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"Bannister and Beyond"

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  • Django
    replied
    Re: Re:

    Yes, I was also surprised by some of the ommissions, and by some of those included in the book. There are, for example, no interviews with any of the great North African runners, nor Kip Keino, nor others, such as Michel Jazy, perhaps due to language barrier.

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  • kuha
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    Re:

    I've got this (I get ALL this stuff) and have skimmed it. It's interesting, certainly, but not exactly what I had expected. It is composed of medium-length interviews with about 20 sub-4 runners. Many of the choices are obvious, but others (to my mind at least) are odd: for example, Jama Aden, Desmond English, and Marko Koers. There are fun surprises: In his interview, Herb Elliott states that he doesn't know what the current mile record is. When the author tells him 3:43.13, Elliott responds "Wow! Who has that?" He didn't know!!!!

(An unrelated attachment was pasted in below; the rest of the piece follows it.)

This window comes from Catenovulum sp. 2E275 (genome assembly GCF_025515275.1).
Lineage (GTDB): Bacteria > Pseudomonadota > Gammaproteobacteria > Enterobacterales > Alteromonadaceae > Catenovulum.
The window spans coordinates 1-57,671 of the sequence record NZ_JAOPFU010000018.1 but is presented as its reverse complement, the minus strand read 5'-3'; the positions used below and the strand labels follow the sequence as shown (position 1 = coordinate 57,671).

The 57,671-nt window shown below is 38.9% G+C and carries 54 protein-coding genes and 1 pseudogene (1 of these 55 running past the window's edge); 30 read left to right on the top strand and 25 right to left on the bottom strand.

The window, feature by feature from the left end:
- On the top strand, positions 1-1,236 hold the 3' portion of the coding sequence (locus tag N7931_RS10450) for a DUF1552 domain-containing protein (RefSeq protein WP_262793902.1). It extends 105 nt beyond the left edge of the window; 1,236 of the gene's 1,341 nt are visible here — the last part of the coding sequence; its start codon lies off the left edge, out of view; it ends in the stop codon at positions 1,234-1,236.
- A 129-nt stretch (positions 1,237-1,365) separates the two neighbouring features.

Also coming out at the end of this month is Neal Bascomb's book "The Perfect Mile", which should provide a good deal of new info on the events of 1954 and the personalities of Santee, Landy, and Bannister. And, of course, the movie rights to this have already been sold and the film (as far as I know) is well into production. This promises to be a 4-Minute Mile Year. (And I won't even say that we'll have to live a long time to see a 3:42.8 1500 celebration...oops, I said it. Sorry.)

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  • Django
    started a topic "Bannister and Beyond"

    "Bannister and Beyond"

    Have any of the rest of you read this book yet? I've been reading it during the past week, and it's a little like the video called "The Supermilers", in that it gives us some updates about great runners from the past, including Landy, Ibbotson, Elliot, Snell, Walker, etc.
    There are some funny anecdotes, such as one about Derek Ibbotson. Herb Elliot was staying at Ibbotson's home, and went over to Dublin, where he ran his famous mile world's record-- breaking Ibbotson's record. When Elliot returned, Ibbotson spotted him coming, and quickly packed Elliot's bags, and put them outside, feigning anger--- and then they went off to a pub together to celebrate.
    Those were more innocent times, and the athletes seem to have had a lot of good times and good friendships from their competitive years.
    Many are unable to run now, and I got a sense of wistful longing from their stories--- it's almost as if they miss the running itself, and the feeling of power and fitness even more than the glory of records and championships.
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